Three Weeks, Three Disparities: From Litigation to Mediation and Collaborative Divorce

Having recently joined the Berner Law & Mediation Group, I have been in the collaborative divorce and family mediation world for three weeks. In those weeks, I observed three key differences that I believe represent the success of collaborative divorce and mediation over litigation.

The voluntary nature of these processes is powerful.  There is autonomy that does not exist in the traditional adversarial legal process.  Litigation is traumatic—filing a formal summons, naming someone as “Plaintiff” and another as “Defendant,” and a “served” event. Those legally required actions are distressing, leaving parties uncertain and fearful of what is to come.  Committing to a collaborative or mediating process creates a mutual understanding that no one wants a Court to determine their future.  This allows the parties to start at a point of agreement and walk into a neutral field together.  This promotes a more accessible space to engage in a conversation.  This is as opposed to having no control over the process (litigation), which is akin to entering a minefield, uncertain of where to step.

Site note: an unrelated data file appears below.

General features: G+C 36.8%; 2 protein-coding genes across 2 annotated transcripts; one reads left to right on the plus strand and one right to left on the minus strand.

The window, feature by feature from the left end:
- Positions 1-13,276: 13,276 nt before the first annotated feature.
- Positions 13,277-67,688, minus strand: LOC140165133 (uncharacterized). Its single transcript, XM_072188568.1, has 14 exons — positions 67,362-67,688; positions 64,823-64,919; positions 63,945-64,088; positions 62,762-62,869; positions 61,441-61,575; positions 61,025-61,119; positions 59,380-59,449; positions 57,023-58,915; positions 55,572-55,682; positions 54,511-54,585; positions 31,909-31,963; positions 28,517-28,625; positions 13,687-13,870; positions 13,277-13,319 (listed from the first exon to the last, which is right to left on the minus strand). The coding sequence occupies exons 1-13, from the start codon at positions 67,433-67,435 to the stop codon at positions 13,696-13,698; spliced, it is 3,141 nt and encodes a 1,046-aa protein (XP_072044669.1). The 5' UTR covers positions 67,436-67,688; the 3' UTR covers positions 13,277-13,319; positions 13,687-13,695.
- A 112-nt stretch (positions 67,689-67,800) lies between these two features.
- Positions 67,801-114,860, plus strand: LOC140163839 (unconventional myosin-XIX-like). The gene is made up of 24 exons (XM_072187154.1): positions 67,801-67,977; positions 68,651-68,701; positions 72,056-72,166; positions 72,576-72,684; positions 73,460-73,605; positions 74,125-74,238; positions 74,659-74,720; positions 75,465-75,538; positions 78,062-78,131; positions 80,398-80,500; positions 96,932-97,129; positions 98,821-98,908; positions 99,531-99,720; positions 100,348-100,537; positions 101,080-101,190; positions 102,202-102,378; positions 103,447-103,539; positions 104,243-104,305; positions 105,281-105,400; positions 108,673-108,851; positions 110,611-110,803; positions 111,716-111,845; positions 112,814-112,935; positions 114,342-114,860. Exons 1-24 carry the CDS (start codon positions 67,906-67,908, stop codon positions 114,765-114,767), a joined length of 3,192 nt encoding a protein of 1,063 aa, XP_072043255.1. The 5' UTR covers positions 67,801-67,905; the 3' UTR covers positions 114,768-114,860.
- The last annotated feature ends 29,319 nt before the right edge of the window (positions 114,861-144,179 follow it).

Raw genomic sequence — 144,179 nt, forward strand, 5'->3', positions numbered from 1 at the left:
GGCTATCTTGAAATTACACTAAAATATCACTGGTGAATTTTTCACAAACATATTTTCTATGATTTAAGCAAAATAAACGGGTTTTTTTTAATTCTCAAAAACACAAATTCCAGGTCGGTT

In collaborative and mediation conversations, the language used differs, and language can make all the difference.  “Parenting time” replaces “custody” or “visitation” and “cash flow” replaces “child support” or “alimony.”  Calculating the amount of money to be exchanged is a needs-based approach rather than income-focused. With far more neutral language and a framework that looks at each case as a family and not as a docket number, the attention can remain on the relationships, problem-solving, and the future.  This is all better than imposing jargon and a frame that one person needs to win and the other needs to lose.

There is an opportunity to begin the healing process. Dealing with conflict head-on with your spouse is painful and difficult, but allowing emotion into the conversation is a required part of moving forward.  I cannot count how often, as a litigator, I have either overheard or told a client or an adversary to calm down or put aside their feelings.  In the mediation and collaboration spaces, there is a value to the tension and the emotion.  Emotions are essential to figuring out what is important to each person.  These moments are vital because identifying what irks them or affects them allows a pivot to occur, shifting them from conflict and into a solution.

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